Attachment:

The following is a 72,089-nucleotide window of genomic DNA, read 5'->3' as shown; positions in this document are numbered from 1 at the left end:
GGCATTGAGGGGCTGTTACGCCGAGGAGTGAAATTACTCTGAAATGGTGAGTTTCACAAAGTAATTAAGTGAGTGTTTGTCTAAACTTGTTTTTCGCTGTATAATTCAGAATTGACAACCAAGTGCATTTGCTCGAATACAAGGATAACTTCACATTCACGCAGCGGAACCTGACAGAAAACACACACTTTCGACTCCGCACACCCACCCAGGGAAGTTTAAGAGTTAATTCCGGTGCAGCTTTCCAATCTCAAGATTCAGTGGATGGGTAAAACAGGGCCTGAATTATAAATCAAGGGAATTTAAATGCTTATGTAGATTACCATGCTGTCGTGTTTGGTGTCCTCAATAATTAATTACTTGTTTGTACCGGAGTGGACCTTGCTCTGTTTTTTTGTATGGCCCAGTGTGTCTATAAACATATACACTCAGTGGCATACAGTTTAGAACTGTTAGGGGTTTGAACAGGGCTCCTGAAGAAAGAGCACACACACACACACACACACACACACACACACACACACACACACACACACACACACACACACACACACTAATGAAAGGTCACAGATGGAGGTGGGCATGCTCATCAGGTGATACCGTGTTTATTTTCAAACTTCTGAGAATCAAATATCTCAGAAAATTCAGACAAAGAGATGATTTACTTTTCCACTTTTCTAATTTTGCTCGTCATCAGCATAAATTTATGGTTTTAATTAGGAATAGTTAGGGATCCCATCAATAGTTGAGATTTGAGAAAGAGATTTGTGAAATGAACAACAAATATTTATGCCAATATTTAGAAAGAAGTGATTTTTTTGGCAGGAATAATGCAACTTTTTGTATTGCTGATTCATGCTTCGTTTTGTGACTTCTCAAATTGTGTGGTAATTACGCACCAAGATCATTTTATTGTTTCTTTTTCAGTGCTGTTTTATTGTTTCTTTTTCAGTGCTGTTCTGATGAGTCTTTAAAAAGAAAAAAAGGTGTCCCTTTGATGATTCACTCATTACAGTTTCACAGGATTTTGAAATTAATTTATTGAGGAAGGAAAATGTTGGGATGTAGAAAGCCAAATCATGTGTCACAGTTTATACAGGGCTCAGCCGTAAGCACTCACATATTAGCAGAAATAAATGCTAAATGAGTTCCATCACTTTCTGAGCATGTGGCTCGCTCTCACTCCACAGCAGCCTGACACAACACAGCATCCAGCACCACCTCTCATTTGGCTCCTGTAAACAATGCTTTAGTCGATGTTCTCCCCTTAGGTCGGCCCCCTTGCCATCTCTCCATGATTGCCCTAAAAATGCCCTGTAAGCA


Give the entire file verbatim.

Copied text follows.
The following is a 72,089-nucleotide window of genomic DNA, read 5'->3' as shown; positions in this document are numbered from 1 at the left end:
GGCATTGAGGGGCTGTTACGCCGAGGAGTGAAATTACTCTGAAATGGTGAGTTTCACAAAGTAATTAAGTGAGTGTTTGTCTAAACTTGTTTTTCGCTGTATAATTCAGAATTGACAACCAAGTGCATTTGCTCGAATACAAGGATAACTTCACATTCACGCAGCGGAACCTGACAGAAAACACACACTTTCGACTCCGCACACCCACCCAGGGAAGTTTAAGAGTTAATTCCGGTGCAGCTTTCCAATCTCAAGATTCAGTGGATGGGTAAAACAGGGCCTGAATTATAAATCAAGGGAATTTAAATGCTTATGTAGATTACCATGCTGTCGTGTTTGGTGTCCTCAATAATTAATTACTTGTTTGTACCGGAGTGGACCTTGCTCTGTTTTTTTGTATGGCCCAGTGTGTCTATAAACATATACACTCAGTGGCATACAGTTTAGAACTGTTAGGGGTTTGAACAGGGCTCCTGAAGAAAGAGCACACACACACACACACACACACACACACACACACACACACACACACACACACACACACACACACACACTAATGAAAGGTCACAGATGGAGGTGGGCATGCTCATCAGGTGATACCGTGTTTATTTTCAAACTTCTGAGAATCAAATATCTCAGAAAATTCAGACAAAGAGATGATTTACTTTTCCACTTTTCTAATTTTGCTCGTCATCAGCATAAATTTATGGTTTTAATTAGGAATAGTTAGGGATCCCATCAATAGTTGAGATTTGAGAAAGAGATTTGTGAAATGAACAACAAATATTTATGCCAATATTTAGAAAGAAGTGATTTTTTTGGCAGGAATAATGCAACTTTTTGTATTGCTGATTCATGCTTCGTTTTGTGACTTCTCAAATTGTGTGGTAATTACGCACCAAGATCATTTTATTGTTTCTTTTTCAGTGCTGTTTTATTGTTTCTTTTTCAGTGCTGTTCTGATGAGTCTTTAAAAAGAAAAAAAGGTGTCCCTTTGATGATTCACTCATTACAGTTTCACAGGATTTTGAAATTAATTTATTGAGGAAGGAAAATGTTGGGATGTAGAAAGCCAAATCATGTGTCACAGTTTATACAGGGCTCAGCCGTAAGCACTCACATATTAGCAGAAATAAATGCTAAATGAGTTCCATCACTTTCTGAGCATGTGGCTCGCTCTCACTCCACAGCAGCCTGACACAACACAGCATCCAGCACCACCTCTCATTTGGCTCCTGTAAACAATGCTTTAGTCGATGTTCTCCCCTTAGGTCGGCCCCCTTGCCATCTCTCCATGATTGCCCTAAAAATGCCCTGTAAGCA